General manager Brad Holmes and the Detroit Lions finished up their 2022 NFL Draft Saturday with the selection of four more players to add to the four they took in the first three rounds, giving them eight total additions to the roster.
"I feel like we got better as an organization this week," Holmes said Saturday at the conclusion of the draft. "We got eight guys we are really, really excited about that we believe can help us going forward."
Holmes said all eight of the players the team added have 'different flavors' and bring their own strengths to the roster.
Holmes took questions from reporters following the conclusion of the draft Saturday, and here are the key questions from that session:
Was it by plan that six of the eight players drafted were on the defensive side of the ball?
Detroit's defense needed the most infusion of talent heading into the draft. The Lions were 31st in scoring defense last year and 29th in total defense, but Holmes said selecting six players on defense and two on offense wasn't necessarily by design, but rather just how their board fell with the best player available at their picks.
View photos of Detroit Lions first-round picks Aidan Hutchinson & Jameson Williams arriving in Detroit and touring the Allen Park practice facility.
Does drafting just two offensive players – wide receiver Jameson Williams (first round) and tight end James Mitchell (fifth) – mean Holmes feels pretty good about where the offense is at with quarterback Jared Goff at the helm?
"We think he is a quarterback we can win with," Holmes said of Goff.
The Lions made some additions on the outside to give him a few more weapons in free agency and the draft, which Holmes feels good about. He also really likes where Detroit's offensive line is at heading into the summer.
Holmes reiterated he didn't go into the draft planning to go defense heavy, it just fell that way, but Detroit's roster is better having addressed some of the more glaring needs on the defensive side of the ball.
What is the initial vision of where some of the players added Saturday might fit on defense?
Oklahoma State linebacker Malcolm Rodriguez (sixth round) is slated to compete for a spot at inside linebacker, but Holmes said he can make his biggest impact right away on special teams. Holmes called him a 'high caliber' special teams player.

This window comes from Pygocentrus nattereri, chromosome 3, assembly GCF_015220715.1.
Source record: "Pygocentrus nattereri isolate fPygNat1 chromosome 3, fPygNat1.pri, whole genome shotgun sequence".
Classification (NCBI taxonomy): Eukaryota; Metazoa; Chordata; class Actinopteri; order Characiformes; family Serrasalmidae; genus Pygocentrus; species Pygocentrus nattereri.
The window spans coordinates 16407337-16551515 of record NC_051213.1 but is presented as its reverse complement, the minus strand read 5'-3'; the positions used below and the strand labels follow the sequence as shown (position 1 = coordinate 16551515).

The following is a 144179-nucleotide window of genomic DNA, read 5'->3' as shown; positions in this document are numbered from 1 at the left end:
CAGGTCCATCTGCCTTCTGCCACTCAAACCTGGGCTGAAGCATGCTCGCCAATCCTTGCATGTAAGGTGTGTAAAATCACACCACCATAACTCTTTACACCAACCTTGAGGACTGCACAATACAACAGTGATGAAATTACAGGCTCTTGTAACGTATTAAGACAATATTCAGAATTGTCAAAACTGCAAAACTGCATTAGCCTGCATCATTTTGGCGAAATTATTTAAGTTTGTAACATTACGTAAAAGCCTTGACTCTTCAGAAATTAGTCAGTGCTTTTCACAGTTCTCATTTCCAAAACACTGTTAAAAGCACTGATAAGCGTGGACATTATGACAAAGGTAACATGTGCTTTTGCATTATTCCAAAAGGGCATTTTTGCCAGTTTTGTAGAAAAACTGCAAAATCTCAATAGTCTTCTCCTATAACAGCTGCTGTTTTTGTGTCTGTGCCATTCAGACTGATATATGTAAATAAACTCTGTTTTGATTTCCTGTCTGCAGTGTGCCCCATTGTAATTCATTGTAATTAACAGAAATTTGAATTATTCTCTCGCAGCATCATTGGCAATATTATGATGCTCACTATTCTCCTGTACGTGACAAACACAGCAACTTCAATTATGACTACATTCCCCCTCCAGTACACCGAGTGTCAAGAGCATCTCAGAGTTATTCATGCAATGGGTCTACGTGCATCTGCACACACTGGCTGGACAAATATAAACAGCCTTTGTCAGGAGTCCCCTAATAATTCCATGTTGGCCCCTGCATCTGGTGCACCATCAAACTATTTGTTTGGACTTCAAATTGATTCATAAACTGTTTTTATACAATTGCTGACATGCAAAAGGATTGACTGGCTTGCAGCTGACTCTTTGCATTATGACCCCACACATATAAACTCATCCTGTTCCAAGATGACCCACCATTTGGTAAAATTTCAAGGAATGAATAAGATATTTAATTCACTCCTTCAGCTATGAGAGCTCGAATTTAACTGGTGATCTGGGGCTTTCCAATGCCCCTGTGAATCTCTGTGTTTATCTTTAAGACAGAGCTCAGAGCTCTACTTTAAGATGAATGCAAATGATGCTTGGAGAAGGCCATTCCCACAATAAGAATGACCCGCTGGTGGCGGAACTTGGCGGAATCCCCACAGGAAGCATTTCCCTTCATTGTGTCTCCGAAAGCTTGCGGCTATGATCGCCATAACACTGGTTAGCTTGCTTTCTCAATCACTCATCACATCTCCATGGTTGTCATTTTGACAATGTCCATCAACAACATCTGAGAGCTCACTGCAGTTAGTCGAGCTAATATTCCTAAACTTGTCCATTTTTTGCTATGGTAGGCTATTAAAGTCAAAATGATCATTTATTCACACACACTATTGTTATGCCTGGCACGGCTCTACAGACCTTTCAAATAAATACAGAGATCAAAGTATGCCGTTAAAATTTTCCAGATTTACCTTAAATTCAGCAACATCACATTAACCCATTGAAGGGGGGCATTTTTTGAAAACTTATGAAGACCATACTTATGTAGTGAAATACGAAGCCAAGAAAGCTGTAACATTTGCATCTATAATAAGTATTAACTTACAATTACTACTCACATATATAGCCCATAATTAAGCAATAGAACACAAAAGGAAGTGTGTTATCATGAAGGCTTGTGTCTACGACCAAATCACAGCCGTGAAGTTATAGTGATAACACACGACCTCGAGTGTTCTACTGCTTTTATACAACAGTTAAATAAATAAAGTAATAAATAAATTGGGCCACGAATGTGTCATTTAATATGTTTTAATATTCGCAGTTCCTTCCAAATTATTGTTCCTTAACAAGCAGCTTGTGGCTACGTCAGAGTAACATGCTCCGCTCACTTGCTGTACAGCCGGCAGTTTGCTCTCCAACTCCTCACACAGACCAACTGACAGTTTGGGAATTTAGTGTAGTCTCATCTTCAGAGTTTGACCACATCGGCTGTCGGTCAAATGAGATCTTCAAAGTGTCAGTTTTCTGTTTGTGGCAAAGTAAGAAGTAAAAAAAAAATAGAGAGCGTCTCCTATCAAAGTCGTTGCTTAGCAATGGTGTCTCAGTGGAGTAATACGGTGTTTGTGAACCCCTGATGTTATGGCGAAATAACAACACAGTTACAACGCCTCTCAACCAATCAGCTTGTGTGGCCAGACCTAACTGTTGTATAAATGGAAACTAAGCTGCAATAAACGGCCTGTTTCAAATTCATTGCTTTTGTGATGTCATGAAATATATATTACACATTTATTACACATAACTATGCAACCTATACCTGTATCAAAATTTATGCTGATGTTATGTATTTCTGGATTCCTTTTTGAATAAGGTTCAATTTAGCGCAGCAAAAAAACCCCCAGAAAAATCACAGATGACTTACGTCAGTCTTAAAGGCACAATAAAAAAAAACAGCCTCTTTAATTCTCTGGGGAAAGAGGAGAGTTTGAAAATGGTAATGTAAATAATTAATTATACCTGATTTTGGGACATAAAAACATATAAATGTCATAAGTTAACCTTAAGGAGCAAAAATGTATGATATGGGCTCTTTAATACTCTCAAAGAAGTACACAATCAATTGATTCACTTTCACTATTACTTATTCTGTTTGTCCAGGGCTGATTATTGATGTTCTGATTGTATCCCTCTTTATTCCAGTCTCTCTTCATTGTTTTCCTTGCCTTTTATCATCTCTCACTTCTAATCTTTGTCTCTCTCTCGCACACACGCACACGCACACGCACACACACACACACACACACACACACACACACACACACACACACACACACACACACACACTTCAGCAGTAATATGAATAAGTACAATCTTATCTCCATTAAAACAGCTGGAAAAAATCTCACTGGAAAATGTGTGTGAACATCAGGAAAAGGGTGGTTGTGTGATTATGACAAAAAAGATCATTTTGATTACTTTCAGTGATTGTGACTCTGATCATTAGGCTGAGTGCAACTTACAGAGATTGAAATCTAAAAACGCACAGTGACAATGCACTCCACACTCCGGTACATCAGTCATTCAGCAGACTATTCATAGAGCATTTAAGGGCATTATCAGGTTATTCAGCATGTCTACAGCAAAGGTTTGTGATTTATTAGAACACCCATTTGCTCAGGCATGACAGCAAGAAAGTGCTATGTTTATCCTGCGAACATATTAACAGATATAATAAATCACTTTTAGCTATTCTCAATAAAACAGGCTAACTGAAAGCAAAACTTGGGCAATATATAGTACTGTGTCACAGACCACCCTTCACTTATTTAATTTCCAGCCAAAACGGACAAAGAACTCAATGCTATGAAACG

Arizona State cornerback Chase Lucas (seventh round) has experience playing both inside and outside as a five-year starter. Holmes said he won't limit him to one spot. They'll just kind of see where their needs are come training camp and where he fits best. Holmes said Lucas is also a really good special teams candidate.
Jackson State pass rusher James Houston (sixth) has a ton of versatility, and Holmes said they'll look for him to rush the passer, but also see how much he can play off the ball at linebacker. He'll contribute on special teams as well.
"We think all those guys can help us and add versatility," Holmes said.
What is the balance teams have between athleticism vs. prototypical size when drafting players?
Rodriguez, Houston and Lucas don't have prototypical NFL size for their positions, but they were really productive college players and offer the Lions some position versatility, which Holmes said is really important when it comes to roster building and game planning during the season.
"If a guy is a little bit more deficient in one area, say it's height or say it's bulk or arm length, what does he compensate in other areas?" Holmes said. "Does his explosiveness compensate? Does his motor compensate? Do his instincts compensate lack of foot speed here or there?"
Holmes made the point that there are some players out there who have all the size in the world, but they're not very good football players.
"When you have those guys that are versatile it does give you some flexibility from a roster standpoint," he said. "If these guys develop to what we think they can be, they'll offer up a lot of options."
How comfortable is Holmes with the roster coming out of the draft?
Roster building is never really complete, according to Holmes.
"Obviously, there's more windows to add players, the season doesn't start until September," he said. "But, I will say on both sides of the ball, especially from a depth standpoint, there's still areas where we can still add and we'll definitely look to do that for sure."
How active will the Lions be in signing undrafted rookie free agents?
The Lions roster is in a better spot than it was following the draft last year, and Holmes thinks they'll be a little less aggressive in that department in the coming days following the draft.
"It's fuller than it was last year a little bit, which is a good thing," Holmes said of the current roster. "We are active. We might not be able to sign as many as we were able to sign last year, but again, that's a good problem to have.
"You just have to be a little bit more strategic and selective, which we have a really good college free agency process, a very collaborative process. We put a lot of work into that process, so we feel good about it. We've just got to sign a little bit less guys."
The one benefit of signing less players is they can be more selective and potentially offer players more money to come sign with Detroit.